See below. If Suboxone is weaned slowly under the supervision of a physician you should not expect any specific long-term side effects.
Year of use. If you are on this medication for pain, it often works well. If you were started on the medication to get you off of another pain medication, you may want to discuss with your doctor tapering you off the medication. Many addictionologists will try to get you off the medication with in a few weeks, as most patients do not need to stay on opioid pain medication.
Suboxone. The serious reactions include respiratory depression, respiratory arrest, bronchospasm, anaphylaxis, angioneurotic edema, hypotension, bradycardia, seizures, hepatitis, hepatotoxicity. Then there are the common reactions like headache, insomnia, pain, withdrawal symptoms, nausea, depression, dizziness, chills, vomiting, anxiety. These are reported side effects which you may never have.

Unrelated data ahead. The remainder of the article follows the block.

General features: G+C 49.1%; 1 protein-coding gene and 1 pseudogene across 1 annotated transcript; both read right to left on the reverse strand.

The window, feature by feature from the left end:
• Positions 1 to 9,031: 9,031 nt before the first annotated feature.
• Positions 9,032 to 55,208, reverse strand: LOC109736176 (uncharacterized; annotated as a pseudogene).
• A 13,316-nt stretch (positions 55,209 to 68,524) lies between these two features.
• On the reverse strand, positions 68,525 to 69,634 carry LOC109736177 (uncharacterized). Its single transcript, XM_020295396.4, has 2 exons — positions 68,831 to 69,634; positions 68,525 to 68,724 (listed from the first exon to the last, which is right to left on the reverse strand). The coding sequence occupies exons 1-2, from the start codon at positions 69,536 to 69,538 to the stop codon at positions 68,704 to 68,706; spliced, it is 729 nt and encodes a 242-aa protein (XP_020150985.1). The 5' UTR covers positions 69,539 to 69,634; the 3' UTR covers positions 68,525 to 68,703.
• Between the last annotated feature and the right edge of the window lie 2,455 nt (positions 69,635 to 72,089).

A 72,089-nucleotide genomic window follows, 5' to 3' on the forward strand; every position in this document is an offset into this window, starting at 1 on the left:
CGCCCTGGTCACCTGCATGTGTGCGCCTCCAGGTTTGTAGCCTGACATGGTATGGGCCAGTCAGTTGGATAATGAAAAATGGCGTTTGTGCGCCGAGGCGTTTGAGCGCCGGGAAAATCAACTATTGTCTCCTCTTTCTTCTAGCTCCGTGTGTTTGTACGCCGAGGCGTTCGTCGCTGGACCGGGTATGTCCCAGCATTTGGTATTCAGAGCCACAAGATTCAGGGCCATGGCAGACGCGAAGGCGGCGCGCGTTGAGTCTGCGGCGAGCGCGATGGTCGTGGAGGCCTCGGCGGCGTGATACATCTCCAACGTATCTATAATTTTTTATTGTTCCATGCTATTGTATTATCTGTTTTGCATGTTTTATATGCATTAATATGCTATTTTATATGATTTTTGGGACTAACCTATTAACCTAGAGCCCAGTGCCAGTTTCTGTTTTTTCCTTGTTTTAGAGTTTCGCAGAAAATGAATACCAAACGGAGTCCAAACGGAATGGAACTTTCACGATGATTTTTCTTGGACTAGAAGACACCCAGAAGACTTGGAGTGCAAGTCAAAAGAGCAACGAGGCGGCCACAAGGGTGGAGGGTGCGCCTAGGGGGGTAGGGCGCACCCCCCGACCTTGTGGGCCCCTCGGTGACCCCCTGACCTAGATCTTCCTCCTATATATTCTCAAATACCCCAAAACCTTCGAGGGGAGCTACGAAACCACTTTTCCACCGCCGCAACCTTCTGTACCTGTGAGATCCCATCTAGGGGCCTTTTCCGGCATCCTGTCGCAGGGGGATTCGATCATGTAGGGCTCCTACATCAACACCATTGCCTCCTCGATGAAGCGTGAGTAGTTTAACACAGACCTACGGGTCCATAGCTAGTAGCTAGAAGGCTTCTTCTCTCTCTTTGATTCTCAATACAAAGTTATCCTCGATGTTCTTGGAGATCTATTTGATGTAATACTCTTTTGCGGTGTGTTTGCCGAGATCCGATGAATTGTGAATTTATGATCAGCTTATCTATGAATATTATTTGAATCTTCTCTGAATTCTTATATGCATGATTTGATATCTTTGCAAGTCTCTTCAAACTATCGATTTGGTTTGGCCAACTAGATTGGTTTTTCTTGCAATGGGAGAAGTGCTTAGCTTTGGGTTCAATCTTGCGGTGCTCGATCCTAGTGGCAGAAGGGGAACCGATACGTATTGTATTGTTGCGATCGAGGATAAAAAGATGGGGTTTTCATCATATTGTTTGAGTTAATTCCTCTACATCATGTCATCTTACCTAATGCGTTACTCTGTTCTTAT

It Depends. With any treatment, one should weigh both the risks and benefits. Also, and perhaps particularly for opiate addiction where relapse can be fatal, one needs to weigh the risks and benefits of not having treatment (suboxone). Factors which should considered in deciding how long to stay on Suboxone include the duration of the abuse, the daily dose, the route (iv?,), family history as well as others.
There are several. Side effects possible include constipation, sweating, tiredness, drowsiness, depression, hepatitis and addiction. However. Many patients on long term Suboxone report no significant side effects.
None, really. As a prescriber of Suboxone for the last 9 years, my experience has been that there are no long term side effects. That is the just one of the many benefits of Suboxone and why the fda granted its use for maintenance (indefinite use), not detox. Just like most other diseases that we cannot cure, but only manage safely. Continue the suboxone, enjoy sobriety and live your life!